-Good nights sleep- my kids slept on the drive up but I was going to be hurting. 
-Drugs- We took 2 Ibuprophen at 10 that night, 2 before the hike and alternated between Excedrin and Ibuprofen every 2-3 hours during the hike.  We also took a homeopathic remedy – Arnica to prevent soreness and muscle swelling.   I’m going to say this drug regimen saved us.  Healthy?  Not sure but it got us to the top with very little altitude training.

Base of the trail. There are campgrounds that are usually full.  A little store that closes when it wants, to sits at the base of the mountain.

Pretty stream runs through the whole area.

The drive up the mountain was very quite, not many cars on the road.  We ended up in a parking lot that says “ night hikers”.  We figured this is where we would  sleep in our car.  There are bear containers.  The ranger tells us bears don’t hibernate on Whitney and they will rip your car door off if they smell food. One bear ripped the top off a Jeep Cherokee!
Mom-OK kids, try on your spikes for the ice.
Kids- Mom, are we supposed to wear them with Nike Frees?  The spikes might move and stab us through our shoe.
Mom- Uh, hiking boots probably would’ve been better but I bet they are exaggerating about the snow on the mountain, we probably won’t need them.
Kids- Mom, we bought the wrong size batteries for the head lamps. We only have 1 head lamp and 1 flashlight.
Mom- OK, I guess we’ll have to stick together and hope we get down before its dark.
We figured if we were asleep by 10 pm we can get up at 2:40am and be on the trail by 3am.  I got the driver’s seat- so comfy.   Trake in the middle row, he’s 6’2”  and Brynly the back row on top of the folded down seats.   We basically woke up every hour.

The rocks crossing over the stream
Logs that form a long bridge over a bigger stream.

THE HIKE- Part 1. First 4 miles.
We were excited to get on the trail. The weather was nice 65 degrees. The beginning of the trail is very interesting. I highly suggest hiking to Whitney Portal, its about 4 miles up the trail and you don’t need a permit.  You cross over streams and waterfalls on boulders, stepping stones, and even a long bridge made of logs.  The scenery is beautiful.  Of course, I’m just telling you my impression of it from the view of the headlamp. 
Have you seen Wayward Pines? This part of the hike was like a scene from Wayward Pines.  The people in the show are stuck in a town surrounded by really high mountains. They try and escape the town at night by getting over the mountain.   The escape is stopped by  freaky looking alien creatures that come out of the shadows with sharp  teeth and tear them up!  That’s basically what I was telling the kids as we hiked.  It kept them entertained.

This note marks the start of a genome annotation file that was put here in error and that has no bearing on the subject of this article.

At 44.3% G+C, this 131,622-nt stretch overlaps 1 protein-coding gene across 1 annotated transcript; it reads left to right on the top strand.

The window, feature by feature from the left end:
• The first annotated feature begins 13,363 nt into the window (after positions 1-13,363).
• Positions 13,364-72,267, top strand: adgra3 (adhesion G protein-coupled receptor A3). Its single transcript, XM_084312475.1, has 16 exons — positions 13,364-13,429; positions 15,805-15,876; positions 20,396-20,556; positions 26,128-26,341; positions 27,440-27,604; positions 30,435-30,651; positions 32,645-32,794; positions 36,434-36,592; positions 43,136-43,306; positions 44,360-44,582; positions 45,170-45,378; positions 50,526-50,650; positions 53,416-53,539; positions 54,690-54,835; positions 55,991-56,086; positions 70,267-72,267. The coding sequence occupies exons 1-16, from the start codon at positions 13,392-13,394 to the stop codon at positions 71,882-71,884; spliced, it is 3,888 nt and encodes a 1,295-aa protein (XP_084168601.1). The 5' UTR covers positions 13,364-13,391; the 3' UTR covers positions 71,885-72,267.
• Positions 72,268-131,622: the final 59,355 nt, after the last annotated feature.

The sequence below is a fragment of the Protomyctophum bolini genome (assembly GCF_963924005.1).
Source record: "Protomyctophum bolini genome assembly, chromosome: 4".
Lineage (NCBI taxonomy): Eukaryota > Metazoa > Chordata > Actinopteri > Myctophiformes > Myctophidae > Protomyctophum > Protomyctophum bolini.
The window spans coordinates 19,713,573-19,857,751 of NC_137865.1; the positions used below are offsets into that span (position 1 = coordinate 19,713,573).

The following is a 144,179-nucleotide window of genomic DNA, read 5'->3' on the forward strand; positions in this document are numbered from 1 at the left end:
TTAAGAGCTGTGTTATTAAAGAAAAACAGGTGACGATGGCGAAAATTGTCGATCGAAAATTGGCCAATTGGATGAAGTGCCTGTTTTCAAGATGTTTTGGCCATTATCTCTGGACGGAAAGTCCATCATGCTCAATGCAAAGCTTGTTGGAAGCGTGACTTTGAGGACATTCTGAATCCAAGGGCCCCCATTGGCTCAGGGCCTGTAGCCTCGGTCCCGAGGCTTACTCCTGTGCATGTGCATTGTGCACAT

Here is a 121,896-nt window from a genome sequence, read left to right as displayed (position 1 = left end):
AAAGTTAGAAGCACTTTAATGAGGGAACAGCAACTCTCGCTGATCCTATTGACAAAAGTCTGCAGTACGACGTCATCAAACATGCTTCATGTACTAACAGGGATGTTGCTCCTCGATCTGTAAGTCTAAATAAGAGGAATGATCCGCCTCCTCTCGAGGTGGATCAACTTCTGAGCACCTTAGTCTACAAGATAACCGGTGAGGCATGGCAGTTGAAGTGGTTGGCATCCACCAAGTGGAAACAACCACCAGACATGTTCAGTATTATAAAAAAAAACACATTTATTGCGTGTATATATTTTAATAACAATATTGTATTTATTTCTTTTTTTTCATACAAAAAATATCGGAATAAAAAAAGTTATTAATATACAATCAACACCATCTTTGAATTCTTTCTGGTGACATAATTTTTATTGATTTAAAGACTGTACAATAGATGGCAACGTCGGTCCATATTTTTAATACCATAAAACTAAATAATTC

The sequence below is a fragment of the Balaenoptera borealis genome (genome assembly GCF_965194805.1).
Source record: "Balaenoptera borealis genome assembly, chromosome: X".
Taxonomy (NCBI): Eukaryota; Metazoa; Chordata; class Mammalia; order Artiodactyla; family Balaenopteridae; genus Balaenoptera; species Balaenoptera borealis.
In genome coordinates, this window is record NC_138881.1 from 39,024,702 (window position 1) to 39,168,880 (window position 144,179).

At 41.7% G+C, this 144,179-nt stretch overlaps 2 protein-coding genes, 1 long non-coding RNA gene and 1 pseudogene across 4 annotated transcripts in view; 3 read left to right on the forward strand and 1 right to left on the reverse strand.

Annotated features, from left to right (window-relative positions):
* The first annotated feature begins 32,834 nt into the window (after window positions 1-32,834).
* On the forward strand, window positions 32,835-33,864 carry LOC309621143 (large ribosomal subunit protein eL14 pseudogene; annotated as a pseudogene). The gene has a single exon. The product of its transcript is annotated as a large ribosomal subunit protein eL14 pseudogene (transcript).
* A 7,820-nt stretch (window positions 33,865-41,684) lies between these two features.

PART 2- Throughout the first 4 miles we occasionally ran into a guy who was hiking alone.  He’d stop where we stopped and chat a little bit.  He was 60 years old and had both of his knees replaced from his hiking adventures.  Throughout the hike we’d come to learn that he hiked Mt. Rainer 28 times and was a mountaineering guide for the mountain.    He had hiked the Himalayas with his own personal Sherpa many times. Did you know those Sherpas only make a $1 a day?  If they make a Westerner friend the Westerner finds them a job in the states during the winter and then keep them busy with Himalayan adventures during the summers.  His Sherpa was a cook in Boulder, Colorado making $150 a day.  He could cook sushi at 15,000 feet when leading groups in the Himalayas!  
He told us he has no desire to hike Everest because its to commercialized.  There are many mountains over 20,000 feet in the Himalayas you could hike and be the only one out there, unlike the lines of people on Everest.  I decided this guy was probably pretty wealthy.

 Snow started to appear along the trail for the next 2 miles.  Being from Arizona we thought this was pretty exciting. We climbed out of the tree line in time for the sunrise.   There were a lot of cool rocks, mountains, streams, waterfalls and 2 lakes.  I enjoyed starting the hike in the dark and then watching the sun rise because it gave us something to look forward to—seeing things.  If you ask my kids they will tell you that you shouldn’t hike in the dark because it’s ….dark.

BASE CAMP- If people opt for a 2 day hike they camp here.  There were 3 tents, surrounded by snow.  It was 7:30 am, people weren’t venturing out of those tents yet.
Our hiking friend told us we were at 11,000 feet, he had a little gadget that told him. This is where the snow started.   We couldn’t see a trail anywhere.  I’m guessing our friend hadn’t hiked Whitney in 20 years and his memory was a little foggy.    He told us we should probably just go STRAIGHT UP the mountain rather than try and find the 99 switchbacks. It would be a calf burner but who knows where those switchbacks are!
Luckily I had TWO pairs of spikes. I was a nice mom and gave them to my kids.